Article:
I will never forget the day in Baghdad when we had some visitors. They had come to see what it was really like for Christians in Iraq. They were so surprised by how happy the thousands of people were in our congregation. “How can you be so happy when you are surrounded, suicide bombs, mortar’s rockets and such violence”. One of our young people answered the statement. “You see when you have lost everything, Jesus is all you have got left”.
All you have got left is the love of that refugee child. That to us in the Middle East is all that matters this Christmas. The terrorism has got so bad in Iraq that I have had to leave. So I have moved to the other place where I work Bethlehem. That little town where Jesus first came. Two thousand years after he first came he is still everything to the people, He is still everything to our Christians in Iraq and he can still be everything to us. You see when Christmas is over, when you have had all your presents and food, Jesus is all we have got left.
So Christmas is a time when we should never loose the meaning of this Christ Child who came to us so that by simply trusting in him we will have a life filled with hope and purpose and love. He is still with us 2000 years after he first came. This Christmas let us not forget that he so loves us that we must love him and in response our life will be changed forever.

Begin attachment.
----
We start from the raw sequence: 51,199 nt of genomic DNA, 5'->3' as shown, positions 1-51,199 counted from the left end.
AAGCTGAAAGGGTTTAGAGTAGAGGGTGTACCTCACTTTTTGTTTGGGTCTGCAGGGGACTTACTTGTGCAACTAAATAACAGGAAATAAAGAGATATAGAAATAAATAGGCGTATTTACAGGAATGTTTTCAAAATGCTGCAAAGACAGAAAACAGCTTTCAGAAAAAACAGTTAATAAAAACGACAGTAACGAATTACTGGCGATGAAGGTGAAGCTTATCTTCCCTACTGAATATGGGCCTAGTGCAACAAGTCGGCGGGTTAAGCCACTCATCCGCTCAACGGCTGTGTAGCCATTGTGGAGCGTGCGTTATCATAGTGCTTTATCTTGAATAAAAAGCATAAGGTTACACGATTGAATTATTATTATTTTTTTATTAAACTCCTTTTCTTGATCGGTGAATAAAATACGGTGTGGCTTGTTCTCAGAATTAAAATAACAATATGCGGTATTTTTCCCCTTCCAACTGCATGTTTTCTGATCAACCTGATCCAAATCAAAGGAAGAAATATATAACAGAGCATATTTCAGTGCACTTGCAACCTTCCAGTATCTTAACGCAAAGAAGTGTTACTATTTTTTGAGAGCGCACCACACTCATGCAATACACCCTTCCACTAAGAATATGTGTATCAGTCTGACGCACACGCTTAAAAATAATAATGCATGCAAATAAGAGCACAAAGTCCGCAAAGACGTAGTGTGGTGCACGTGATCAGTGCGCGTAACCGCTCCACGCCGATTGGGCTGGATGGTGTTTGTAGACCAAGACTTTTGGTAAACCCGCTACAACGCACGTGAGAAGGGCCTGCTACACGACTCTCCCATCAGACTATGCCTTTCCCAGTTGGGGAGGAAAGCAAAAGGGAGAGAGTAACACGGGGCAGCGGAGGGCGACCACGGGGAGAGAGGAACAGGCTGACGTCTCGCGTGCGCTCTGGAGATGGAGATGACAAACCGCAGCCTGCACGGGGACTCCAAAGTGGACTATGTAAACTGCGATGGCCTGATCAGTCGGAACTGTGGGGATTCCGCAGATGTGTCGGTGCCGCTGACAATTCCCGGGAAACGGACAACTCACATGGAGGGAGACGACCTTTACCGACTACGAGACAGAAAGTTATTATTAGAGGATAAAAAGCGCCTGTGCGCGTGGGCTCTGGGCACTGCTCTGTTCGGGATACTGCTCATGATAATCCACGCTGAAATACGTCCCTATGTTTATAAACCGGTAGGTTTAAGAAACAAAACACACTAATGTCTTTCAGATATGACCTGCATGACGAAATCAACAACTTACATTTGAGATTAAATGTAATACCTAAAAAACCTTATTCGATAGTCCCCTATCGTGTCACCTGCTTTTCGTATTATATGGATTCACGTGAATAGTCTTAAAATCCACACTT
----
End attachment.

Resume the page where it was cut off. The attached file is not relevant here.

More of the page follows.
Friday, December 12, 2014
Canon Andrew White describes the horrors of living under the threat of ISIS in Iraq.
Four Christian children were beheaded by ISIS militants in Iraq for refusing to denounce Jesus and convert to Islam, according to the leader of the Anglican church in Baghdad.
Canon Andrew White, known as the “Vicar of Baghdad,” fled Iraq in October for Israel and recounted how brutal the country has become for Christians.
“ISIS turned up and said to the children, ‘You say the words that you will follow Mohammed,’ ” White said in video posted on the Christian Broadcasting Network website.
“The children, all under 15, four of them, they said, ‘No, we love Yeshua [Jesus], we have always loved Yeshua.’
“They chopped all their heads off.
“How do you respond to that? You just cry.”
Yes, it's that time of year again!
How the Grinch Stole Back Christmas
‘Tis a tale often told, and every Who knows,
How the Grinch first descended from Mount Crumpet snows
And stole away Christmas (its trappings, at least)
Then had his heart changed, and came back for roast beast.
Not everyone knows what has happened since then;
How the Grinch came to think he must steal it again –
And in some ways, he wasn’t adjusting too well.
Though his heart grew three sizes, his brain had not shrunk
And he tired of buying up masses of junk
And dealing with hassles and hustles barbaric
For “holidays” swiftly becoming generic.
The customs traditional, which the Grinch loved